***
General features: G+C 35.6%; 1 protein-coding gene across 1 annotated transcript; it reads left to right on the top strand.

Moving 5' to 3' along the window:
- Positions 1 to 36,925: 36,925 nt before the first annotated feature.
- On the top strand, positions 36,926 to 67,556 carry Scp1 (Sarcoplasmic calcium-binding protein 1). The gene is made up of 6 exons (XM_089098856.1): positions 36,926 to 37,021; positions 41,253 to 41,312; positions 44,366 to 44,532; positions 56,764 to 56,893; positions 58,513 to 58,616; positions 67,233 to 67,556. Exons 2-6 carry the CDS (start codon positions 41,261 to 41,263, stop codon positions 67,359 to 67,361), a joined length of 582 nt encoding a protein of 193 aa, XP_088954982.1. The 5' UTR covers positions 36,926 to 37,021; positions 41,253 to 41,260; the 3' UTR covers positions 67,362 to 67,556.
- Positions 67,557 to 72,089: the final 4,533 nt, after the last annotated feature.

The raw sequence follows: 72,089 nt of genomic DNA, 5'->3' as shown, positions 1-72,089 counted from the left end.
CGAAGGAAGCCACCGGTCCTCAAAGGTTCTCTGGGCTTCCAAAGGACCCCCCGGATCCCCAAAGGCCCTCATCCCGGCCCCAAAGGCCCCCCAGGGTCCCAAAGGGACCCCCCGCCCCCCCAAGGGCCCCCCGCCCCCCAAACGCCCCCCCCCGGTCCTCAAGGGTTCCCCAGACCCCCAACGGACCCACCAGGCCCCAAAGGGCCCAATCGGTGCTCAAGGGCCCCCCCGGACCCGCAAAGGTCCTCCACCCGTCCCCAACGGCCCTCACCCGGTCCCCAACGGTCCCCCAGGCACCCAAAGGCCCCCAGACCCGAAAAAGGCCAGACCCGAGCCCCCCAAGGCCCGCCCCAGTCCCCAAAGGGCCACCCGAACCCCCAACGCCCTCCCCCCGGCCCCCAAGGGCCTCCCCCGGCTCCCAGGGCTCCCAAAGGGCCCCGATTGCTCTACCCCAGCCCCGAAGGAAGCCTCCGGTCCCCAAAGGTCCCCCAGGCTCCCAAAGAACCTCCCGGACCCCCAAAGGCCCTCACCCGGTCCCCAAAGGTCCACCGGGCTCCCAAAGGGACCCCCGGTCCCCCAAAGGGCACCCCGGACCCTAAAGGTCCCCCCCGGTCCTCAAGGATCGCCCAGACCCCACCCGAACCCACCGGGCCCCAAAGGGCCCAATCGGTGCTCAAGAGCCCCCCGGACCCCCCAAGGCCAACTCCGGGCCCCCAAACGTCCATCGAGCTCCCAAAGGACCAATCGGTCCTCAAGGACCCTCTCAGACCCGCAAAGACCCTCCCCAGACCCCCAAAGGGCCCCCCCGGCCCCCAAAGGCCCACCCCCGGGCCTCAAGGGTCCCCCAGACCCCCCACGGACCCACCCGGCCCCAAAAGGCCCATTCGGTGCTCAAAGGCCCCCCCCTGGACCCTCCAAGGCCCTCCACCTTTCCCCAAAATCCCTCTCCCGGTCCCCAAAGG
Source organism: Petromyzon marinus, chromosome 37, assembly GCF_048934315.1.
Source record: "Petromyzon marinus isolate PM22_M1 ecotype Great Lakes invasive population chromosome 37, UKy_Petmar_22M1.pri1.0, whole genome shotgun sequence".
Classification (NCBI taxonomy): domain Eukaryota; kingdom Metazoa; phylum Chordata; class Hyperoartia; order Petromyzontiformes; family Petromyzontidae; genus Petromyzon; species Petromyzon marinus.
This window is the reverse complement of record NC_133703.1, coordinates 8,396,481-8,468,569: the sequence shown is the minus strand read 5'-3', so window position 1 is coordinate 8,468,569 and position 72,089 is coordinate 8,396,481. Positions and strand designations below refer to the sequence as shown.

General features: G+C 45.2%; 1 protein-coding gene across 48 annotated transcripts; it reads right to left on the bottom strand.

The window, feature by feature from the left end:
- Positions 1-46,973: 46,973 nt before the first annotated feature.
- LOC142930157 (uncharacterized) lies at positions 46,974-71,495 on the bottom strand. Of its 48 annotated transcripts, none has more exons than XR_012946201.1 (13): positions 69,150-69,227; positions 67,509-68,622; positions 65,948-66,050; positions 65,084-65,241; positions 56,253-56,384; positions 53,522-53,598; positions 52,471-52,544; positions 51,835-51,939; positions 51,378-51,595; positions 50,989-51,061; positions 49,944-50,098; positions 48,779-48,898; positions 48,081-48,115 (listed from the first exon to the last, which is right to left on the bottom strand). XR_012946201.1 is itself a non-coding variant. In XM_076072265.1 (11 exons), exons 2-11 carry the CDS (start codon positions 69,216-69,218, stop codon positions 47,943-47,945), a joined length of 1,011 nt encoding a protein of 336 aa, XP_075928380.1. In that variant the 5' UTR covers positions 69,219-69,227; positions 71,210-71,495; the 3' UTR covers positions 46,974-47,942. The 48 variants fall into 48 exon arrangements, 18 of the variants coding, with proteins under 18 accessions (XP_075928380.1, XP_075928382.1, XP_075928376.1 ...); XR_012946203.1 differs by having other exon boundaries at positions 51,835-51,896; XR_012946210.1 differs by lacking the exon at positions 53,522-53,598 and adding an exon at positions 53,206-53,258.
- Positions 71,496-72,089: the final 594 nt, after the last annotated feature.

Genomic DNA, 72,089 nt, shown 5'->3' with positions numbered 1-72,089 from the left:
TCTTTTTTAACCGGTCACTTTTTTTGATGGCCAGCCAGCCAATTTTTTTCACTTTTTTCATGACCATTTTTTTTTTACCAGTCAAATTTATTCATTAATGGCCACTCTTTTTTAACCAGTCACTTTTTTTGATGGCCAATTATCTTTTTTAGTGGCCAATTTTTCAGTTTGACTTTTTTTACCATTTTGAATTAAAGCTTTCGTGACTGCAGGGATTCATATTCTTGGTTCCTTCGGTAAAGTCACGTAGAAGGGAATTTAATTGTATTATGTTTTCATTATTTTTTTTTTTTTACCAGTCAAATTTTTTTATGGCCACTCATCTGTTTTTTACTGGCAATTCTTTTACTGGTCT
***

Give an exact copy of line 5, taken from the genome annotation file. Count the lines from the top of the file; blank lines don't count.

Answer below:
- Positions 67,557 to 72,089: the final 4,533 nt, after the last annotated feature.